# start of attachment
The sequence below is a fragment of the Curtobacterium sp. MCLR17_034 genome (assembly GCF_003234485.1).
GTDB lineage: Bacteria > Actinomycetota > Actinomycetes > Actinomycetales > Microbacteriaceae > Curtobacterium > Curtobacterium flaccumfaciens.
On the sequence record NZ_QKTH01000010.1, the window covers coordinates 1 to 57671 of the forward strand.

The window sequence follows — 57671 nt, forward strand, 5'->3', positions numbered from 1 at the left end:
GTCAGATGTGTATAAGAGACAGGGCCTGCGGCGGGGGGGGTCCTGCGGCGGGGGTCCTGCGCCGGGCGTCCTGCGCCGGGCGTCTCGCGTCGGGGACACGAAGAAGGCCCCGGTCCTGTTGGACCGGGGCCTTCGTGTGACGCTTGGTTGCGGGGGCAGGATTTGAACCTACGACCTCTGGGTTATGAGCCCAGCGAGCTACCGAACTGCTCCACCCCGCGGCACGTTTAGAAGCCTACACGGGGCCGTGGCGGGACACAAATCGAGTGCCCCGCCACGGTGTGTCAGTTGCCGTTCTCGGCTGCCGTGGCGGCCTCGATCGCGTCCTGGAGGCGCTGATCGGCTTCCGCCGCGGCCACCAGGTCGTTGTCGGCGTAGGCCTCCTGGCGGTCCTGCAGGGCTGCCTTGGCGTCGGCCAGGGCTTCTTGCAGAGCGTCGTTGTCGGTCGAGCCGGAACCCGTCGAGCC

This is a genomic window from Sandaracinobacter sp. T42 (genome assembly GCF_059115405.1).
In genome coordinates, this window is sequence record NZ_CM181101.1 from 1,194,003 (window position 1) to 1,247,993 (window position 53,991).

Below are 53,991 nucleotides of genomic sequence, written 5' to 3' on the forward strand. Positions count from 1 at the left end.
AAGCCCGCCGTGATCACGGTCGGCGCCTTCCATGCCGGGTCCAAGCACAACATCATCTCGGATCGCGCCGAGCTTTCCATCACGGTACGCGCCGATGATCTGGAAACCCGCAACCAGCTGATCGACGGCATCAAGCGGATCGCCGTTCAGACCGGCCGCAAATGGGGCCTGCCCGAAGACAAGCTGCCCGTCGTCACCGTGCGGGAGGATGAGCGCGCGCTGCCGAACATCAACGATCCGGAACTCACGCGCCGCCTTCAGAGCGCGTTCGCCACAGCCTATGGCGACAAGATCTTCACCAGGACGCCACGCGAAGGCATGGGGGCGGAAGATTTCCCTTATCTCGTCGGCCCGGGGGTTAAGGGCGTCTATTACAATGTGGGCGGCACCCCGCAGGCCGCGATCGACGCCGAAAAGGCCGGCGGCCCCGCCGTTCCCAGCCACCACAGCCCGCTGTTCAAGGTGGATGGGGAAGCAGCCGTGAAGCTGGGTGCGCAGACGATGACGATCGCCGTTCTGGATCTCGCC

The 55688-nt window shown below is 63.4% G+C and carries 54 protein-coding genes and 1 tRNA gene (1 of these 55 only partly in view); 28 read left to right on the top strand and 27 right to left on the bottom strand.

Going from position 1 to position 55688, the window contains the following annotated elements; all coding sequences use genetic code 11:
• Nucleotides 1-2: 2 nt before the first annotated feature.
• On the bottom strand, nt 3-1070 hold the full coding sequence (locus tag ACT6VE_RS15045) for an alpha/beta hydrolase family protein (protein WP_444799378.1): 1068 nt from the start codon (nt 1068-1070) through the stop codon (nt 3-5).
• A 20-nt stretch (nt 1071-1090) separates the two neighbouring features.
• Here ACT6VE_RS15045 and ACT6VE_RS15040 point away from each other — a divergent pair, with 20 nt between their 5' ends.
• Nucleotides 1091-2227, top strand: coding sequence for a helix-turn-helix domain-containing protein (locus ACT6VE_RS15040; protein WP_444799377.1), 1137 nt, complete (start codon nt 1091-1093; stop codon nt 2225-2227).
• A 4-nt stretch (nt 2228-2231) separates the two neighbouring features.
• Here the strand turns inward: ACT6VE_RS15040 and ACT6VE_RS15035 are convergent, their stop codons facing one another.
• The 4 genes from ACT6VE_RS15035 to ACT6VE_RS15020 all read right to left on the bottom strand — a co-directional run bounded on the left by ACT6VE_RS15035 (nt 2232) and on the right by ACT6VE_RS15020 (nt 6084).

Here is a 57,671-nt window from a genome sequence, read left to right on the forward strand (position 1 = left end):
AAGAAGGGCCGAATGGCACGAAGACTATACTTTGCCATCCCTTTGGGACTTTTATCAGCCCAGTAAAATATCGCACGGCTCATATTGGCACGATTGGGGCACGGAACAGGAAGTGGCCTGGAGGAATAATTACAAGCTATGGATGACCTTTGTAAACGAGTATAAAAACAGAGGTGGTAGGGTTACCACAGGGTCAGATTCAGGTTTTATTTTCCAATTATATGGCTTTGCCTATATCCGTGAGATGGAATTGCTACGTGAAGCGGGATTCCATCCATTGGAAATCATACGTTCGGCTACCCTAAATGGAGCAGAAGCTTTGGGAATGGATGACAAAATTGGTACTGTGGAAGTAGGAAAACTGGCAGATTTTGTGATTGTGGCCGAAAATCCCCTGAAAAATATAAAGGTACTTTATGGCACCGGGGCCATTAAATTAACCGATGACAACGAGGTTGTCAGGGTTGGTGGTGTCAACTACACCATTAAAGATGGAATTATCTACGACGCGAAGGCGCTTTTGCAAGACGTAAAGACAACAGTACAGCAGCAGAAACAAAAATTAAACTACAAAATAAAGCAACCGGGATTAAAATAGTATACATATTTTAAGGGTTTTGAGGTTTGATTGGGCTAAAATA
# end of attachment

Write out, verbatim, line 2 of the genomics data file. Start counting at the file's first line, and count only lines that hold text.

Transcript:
GTDB lineage: Bacteria > Actinomycetota > Actinomycetes > Actinomycetales > Microbacteriaceae > Curtobacterium > Curtobacterium flaccumfaciens.